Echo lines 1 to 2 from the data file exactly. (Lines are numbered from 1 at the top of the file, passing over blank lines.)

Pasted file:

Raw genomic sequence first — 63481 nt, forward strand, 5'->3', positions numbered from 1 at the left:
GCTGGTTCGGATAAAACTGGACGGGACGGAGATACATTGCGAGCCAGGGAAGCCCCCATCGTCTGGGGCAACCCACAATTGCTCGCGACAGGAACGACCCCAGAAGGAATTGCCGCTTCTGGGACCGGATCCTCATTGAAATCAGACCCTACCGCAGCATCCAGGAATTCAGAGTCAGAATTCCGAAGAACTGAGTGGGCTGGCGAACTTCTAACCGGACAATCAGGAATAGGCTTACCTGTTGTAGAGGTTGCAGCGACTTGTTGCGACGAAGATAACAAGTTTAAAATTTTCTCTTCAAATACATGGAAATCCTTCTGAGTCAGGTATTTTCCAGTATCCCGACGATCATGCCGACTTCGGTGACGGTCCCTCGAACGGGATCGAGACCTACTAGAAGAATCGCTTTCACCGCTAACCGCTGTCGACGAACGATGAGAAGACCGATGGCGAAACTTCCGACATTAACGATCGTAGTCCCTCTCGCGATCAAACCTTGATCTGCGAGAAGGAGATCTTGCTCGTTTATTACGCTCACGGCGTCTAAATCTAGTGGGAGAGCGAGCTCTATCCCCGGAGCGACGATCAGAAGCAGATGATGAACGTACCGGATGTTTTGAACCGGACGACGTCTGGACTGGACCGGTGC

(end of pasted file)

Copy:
Raw genomic sequence first — 63481 nt, forward strand, 5'->3', positions numbered from 1 at the left:
GCTGGTTCGGATAAAACTGGACGGGACGGAGATACATTGCGAGCCAGGGAAGCCCCCATCGTCTGGGGCAACCCACAATTGCTCGCGACAGGAACGACCCCAGAAGGAATTGCCGCTTCTGGGACCGGATCCTCATTGAAATCAGACCCTACCGCAGCATCCAGGAATTCAGAGTCAGAATTCCGAAGAACTGAGTGGGCTGGCGAACTTCTAACCGGACAATCAGGAATAGGCTTACCTGTTGTAGAGGTTGCAGCGACTTGTTGCGACGAAGATAACAAGTTTAAAATTTTCTCTTCAAATACATGGAAATCCTTCTGAGTCAGGTATTTTCCAGTATCCCGACGATCATGCCGACTTCGGTGACGGTCCCTCGAACGGGATCGAGACCTACTAGAAGAATCGCTTTCACCGCTAACCGCTGTCGACGAACGATGAGAAGACCGATGGCGAAACTTCCGACATTAACGATCGTAGTCCCTCTCGCGATCAAACCTTGATCTGCGAGAAGGAGATCTTGCTCGTTTATTACGCTCACGGCGTCTAAATCTAGTGGGAGAGCGAGCTCTATCCCCGGAGCGACGATCAGAAGCAGATGATGAACGTACCGGATGTTTTGAACCGGACGACGTCTGGACTGGACCGGTGC